Feeds

Sky and BBC in iPlayer deal

Agree to use HTML

Boost IT visibility and business value

The BBC and Sky are today trumpeting a new arrangement that will see the latter stuff links to iPlayer shows into its own web TV service.

And... er... that's pretty much it. Given the Sky Player's weedy traffic*, the move is likely to have negligible impact on usage of iPlayer. Meanwhile, Sky offering categorised links to already easily available BBC shows is unlikely to pull the crowds to its site.

Sky's director of on-demand Griff Parry said: "Access to BBC content along with improvements to the user experience will further support the ongoing success of Sky Player... The addition of links to content from BBC channels further demonstrates Sky’s role as a leading online aggregator with access to one of the broadest selections of online video."

The fact that the pair have announced the links as a "partnership" is the most significant aspect of the news. Relations between Sky and BBC management are poor historically. BBC suspicions about Rupert Murdoch were seemingly confirmed when he booted it from his Chinese satellite in 1994 at the behest of Beijing censors.

Sky is currently a leading objector to the BBC's commercial on-demand push Project Kangaroo, which is being examinined by the Competition Commission. Auntie's involvement with Channel 4 and ITV on that project is being handled by its commercial arm BBC Worldwide, however, separate from iPlayer.

Today iPlayer boss Anthony Rose said: "This deal further underlines our commitment to reaching new audiences by making BBC iPlayer available on as many services as possible."

A version of iPlayer for the millions of Sky set-top boxes in UK homes would be a much more interesting development. The implementation that allows Virgin Media subscribers to watch BBC shows on-demand in their living rooms now accounts for a third of total iPlayer usage. ®

*"There are hundreds of thousands of unique registered users for the service," the press release says. There's no mention of how many actually use it.

Build a business case: developing custom apps

More from The Register

next story
BBC goes offline in MASSIVE COCKUP: Stephen Fry partly muzzled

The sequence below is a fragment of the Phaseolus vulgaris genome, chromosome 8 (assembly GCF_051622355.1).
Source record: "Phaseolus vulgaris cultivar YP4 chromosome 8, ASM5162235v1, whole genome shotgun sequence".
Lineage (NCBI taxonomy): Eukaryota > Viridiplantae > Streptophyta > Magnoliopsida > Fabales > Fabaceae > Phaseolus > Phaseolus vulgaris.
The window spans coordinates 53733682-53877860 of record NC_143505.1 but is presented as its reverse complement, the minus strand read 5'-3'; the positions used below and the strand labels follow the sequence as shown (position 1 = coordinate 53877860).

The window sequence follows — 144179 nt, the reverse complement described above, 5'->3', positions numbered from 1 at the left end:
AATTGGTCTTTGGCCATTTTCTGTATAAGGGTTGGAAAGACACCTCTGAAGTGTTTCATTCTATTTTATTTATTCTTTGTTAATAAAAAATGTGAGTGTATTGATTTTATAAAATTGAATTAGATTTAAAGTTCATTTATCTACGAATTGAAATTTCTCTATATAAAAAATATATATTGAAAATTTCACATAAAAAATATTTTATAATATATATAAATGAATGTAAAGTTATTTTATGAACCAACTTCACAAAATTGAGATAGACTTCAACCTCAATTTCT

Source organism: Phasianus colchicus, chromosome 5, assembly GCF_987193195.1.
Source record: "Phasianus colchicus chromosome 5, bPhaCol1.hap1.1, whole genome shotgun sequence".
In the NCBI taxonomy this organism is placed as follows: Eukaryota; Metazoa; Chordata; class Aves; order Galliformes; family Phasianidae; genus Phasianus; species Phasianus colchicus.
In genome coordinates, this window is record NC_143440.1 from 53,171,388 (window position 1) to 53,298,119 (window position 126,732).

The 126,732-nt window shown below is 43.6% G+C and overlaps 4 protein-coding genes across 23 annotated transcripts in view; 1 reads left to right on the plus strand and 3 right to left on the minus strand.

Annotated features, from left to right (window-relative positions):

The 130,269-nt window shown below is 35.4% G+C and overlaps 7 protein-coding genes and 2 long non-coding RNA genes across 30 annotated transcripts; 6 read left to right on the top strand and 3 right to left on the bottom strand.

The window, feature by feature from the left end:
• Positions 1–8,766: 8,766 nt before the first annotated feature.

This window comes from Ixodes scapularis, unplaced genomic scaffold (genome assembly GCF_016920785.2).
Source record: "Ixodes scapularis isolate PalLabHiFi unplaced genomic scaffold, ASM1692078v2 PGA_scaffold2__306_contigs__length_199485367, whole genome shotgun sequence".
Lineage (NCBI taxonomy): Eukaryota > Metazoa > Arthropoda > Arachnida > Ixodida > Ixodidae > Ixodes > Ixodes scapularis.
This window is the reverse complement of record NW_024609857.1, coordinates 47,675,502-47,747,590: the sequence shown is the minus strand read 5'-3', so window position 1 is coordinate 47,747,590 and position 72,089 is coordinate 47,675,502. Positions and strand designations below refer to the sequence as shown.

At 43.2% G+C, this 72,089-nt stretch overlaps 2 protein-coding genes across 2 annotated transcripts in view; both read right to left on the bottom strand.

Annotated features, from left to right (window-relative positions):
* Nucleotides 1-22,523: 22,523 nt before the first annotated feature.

Auntie tight-lipped as major outage rolls on
iPad? More like iFAD: We reveal why Apple fell into IBM's arms
But never fear fanbois, you're still lapping up iPhones, Macs
Nadella: Apps must run on ALL WINDOWS – PCs, slabs and mobes
Phone egg, meet desktop chicken - your mother
White? Male? You work in tech? Let us guess ... Twitter? We KNEW it!
Grim diversity numbers dumped alongside Facebook earnings
Microsoft: We're making ONE TRUE WINDOWS to rule us all
Enterprise, Windows still power firm's shaky money-maker
HP, Microsoft prove it again: Big Business doesn't create jobs
SMEs get lip service - what they need is dinner at the Club
ITC: Seagate and LSI can infringe Realtek patents because Realtek isn't in the US
Land of the (get off scot) free, when it's a foreign owner
Dude, you're getting a Dell – with BITCOIN: IT giant slurps cryptocash
1. Buy PC with Bitcoin. 2. Mine more coins. 3. Goto step 1
There's NOTHING on TV in Europe – American video DOMINATES
Even France's mega subsidies don't stop US content onslaught
prev story

Whitepapers

Top three mobile application threats
Prevent sensitive data leakage over insecure channels or stolen mobile devices.
Implementing global e-invoicing with guaranteed legal certainty
Explaining the role local tax compliance plays in successful supply chain management and e-business and how leading global brands are addressing this.
Top 8 considerations to enable and simplify mobility
In this whitepaper learn how to successfully add mobile capabilities simply and cost effectively.
Application security programs and practises
Follow a few strategies and your organization can gain the full benefits of open source and the cloud without compromising the security of your applications.
The Essential Guide to IT Transformation
ServiceNow discusses three IT transformations that can help CIO's automate IT services to transform IT and the enterprise.